Minor Keys No. 10
The last character to catch my eye in Azimuth, The First Journey, is revealed briefly in the following action and dialogue. Again, a minor individual, meriting just a few lines of prose, is actually a prime mover in a grand narrative. In philosophical terms, you and I are here today because of a ludicrously cosmic series of events. From the Big Bang (if that was the very beginning) to today, the billions of years of what may be termed fate (something the Magus must grapple with in his journey towards understanding) has led to this point in time when I write and you read. Each of us is the product of an almost infinite number of forces, changes and twists of fortune, genes, happenstance and serendipity from amoebic life to the complexity with which we are now endowed. Even as you read this you are in constant change and so am I. So, in a narrative such as Azimuth, a characterâ€™s acts before the book begins is just another perturbation of the surface of the ocean of fate, yet the book was written with some kind of implicit recognition of prior events. That is in the nature of all narratives, is it not? We never write from ground zero. Our first words contain assumptions of what went before. So here is the first reference to the individual at the centre of this blog.
Gradually, one after another placed a hand on his heart with the other offered towards the Warrior, palm stretched out and turned up. Except one. The Warrior saw him without moving his eyes. The man was standing at the edge of the circle, drawing a bow. Yet, even as he did so, there was a whistle of a knife, the sound as it struck the manâ€™s body and the sight of him falling to the ground. The bewilderment for all was that no-one could tell who had thrown the knife. The three on horseback had seemed not to move, nor had the six behind them and yet the knife had impaled the manâ€™s chest. One of them must have thrown it.
-Who was he? called the Warrior, eyes probing the crowd.
I am not going to give the answer to the Warriorâ€™s question here. It will spoil the narrative. Instead, let us go back in time to that point (a bit like the Shire in Lord of the Rings) when everything in the valleys was rosy. In one valley a girl is born and in the next valley a boy, younger brother to the rapist-heir to the chief. All their lives become extraordinarily intertwined later but at the moment they are separate. They know of each other via their clans but do not meet. Azimuth contains much information about the girlâ€™s eventual life but elder and younger boy remain ciphers to be partially broken at the very end of the first book. The younger sibling idolizes his oldest brother. From a baby, just able to crawl he follows him around, despite being occasionally harshly treated. When their mother dies, their father has little time for all except his heir, the eldest son. There are no women left who are related by blood to raise them and so the clan chief decrees that his fourth wife, known by all as â€˜the witchâ€™ because of her tendency to curse anyone who stands in her way, to make spells and to attempt the healing of those inhabited by spirits â€“ not very successfully. The younger boy becomes wilder and more ill-disciplined, seeming to try to elicit his eldest brotherâ€™s love through more and more bizarre acts to gain his attention. Though this does not succeed, he is, nevertheless, accompanied by his brother on escapades where he commits acts both lewd and felonious while his brother watches in amusement from a distance. When the eldest takes a first wife to maintain the blood line, he hitches to the womanâ€™s sister whom he treats disgracefully. He becomes increasingly bitter and falls out of favour with everyone in his clan, save that of the beloved brother to whom he is a useful tool and accomplice. His one arena of excellence is archery, for which he is universally praised. It is an irony that this single mÃ©tier should be the cause of his ultimate downfall.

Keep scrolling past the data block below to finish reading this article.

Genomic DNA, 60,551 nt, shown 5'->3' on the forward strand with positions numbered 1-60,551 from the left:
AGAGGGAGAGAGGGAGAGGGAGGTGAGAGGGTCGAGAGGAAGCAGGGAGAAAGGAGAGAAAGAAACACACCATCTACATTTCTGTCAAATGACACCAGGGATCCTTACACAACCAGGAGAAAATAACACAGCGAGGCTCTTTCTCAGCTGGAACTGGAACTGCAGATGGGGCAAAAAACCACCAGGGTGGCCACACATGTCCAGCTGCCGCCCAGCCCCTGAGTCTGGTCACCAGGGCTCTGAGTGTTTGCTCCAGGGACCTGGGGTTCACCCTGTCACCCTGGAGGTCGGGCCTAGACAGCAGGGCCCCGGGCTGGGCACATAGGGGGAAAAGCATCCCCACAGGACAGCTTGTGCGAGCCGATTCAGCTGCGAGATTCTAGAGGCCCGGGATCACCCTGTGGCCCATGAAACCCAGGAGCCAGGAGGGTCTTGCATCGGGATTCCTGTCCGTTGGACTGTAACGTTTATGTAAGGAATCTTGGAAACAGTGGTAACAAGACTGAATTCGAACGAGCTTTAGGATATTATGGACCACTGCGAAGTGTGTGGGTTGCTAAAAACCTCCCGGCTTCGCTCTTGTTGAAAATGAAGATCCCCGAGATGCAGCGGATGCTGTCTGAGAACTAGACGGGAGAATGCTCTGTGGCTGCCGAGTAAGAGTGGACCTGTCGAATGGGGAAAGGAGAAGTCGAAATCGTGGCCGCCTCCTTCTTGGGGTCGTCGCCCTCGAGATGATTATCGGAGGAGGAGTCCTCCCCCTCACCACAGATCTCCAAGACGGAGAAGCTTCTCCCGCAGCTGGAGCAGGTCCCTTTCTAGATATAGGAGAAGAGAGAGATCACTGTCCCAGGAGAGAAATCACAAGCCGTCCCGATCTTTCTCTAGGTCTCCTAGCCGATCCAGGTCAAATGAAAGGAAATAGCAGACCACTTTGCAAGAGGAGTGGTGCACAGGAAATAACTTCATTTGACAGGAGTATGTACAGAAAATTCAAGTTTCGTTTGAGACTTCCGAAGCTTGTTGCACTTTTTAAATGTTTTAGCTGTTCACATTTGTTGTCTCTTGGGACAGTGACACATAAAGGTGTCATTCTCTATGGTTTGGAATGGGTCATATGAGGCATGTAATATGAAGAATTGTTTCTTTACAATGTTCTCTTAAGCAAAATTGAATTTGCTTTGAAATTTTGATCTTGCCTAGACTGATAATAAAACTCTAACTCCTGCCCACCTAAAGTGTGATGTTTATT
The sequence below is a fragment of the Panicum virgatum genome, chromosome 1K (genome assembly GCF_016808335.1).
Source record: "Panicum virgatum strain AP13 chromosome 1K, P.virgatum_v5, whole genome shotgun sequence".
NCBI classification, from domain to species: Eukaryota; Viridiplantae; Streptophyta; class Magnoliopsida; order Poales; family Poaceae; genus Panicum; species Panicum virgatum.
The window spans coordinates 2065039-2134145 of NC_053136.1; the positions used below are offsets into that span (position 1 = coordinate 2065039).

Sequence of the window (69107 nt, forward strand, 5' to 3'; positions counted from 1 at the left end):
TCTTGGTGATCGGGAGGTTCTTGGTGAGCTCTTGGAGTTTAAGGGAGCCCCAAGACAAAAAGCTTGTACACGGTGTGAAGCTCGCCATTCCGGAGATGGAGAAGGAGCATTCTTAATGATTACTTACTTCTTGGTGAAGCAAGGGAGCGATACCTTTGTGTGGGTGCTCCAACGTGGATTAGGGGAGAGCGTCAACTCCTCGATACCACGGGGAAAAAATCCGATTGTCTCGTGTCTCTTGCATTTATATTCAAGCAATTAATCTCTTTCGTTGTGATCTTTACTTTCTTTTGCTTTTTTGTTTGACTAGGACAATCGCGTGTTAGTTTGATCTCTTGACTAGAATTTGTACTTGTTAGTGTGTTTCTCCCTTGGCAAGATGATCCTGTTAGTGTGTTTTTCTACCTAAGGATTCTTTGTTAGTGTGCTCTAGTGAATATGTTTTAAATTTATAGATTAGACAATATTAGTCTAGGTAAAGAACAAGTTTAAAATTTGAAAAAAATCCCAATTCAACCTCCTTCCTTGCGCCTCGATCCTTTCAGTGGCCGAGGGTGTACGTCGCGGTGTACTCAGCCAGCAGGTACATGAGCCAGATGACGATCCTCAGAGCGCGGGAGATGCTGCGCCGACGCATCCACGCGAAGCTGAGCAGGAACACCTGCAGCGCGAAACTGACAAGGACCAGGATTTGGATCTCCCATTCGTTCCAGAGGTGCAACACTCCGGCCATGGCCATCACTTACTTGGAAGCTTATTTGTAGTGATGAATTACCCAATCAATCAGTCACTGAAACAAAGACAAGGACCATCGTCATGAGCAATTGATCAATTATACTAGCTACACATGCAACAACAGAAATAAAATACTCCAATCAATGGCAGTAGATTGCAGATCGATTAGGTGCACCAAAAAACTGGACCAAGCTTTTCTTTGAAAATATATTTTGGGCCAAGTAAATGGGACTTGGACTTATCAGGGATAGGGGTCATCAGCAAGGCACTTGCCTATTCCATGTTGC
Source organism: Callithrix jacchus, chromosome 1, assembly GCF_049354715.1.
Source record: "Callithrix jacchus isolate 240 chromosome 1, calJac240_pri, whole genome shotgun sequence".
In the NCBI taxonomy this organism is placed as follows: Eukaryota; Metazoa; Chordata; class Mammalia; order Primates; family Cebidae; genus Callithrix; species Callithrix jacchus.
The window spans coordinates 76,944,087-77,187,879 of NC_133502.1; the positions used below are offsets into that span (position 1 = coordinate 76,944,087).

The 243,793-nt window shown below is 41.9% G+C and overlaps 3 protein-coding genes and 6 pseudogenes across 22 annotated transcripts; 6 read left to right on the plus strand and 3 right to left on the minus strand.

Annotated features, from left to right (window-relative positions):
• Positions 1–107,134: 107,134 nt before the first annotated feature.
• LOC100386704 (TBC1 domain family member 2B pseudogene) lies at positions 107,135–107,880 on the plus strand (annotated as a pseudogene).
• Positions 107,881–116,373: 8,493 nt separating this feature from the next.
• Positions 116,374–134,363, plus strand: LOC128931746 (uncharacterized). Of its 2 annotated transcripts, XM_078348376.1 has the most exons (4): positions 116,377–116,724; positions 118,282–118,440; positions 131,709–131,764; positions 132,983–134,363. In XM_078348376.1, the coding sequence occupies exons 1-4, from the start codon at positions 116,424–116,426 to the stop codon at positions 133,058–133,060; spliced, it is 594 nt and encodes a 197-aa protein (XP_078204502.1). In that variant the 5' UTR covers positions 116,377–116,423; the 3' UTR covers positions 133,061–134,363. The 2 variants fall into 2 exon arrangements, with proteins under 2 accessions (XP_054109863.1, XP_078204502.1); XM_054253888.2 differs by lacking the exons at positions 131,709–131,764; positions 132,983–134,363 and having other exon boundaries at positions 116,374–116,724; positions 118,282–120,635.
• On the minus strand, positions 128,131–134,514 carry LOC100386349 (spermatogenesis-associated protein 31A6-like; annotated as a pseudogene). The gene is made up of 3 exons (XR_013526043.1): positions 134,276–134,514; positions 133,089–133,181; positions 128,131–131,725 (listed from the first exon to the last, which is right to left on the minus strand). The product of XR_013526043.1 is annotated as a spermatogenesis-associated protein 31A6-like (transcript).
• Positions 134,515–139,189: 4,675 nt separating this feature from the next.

(Azimuth by Jack Sanger also in Kindle books at Amazon)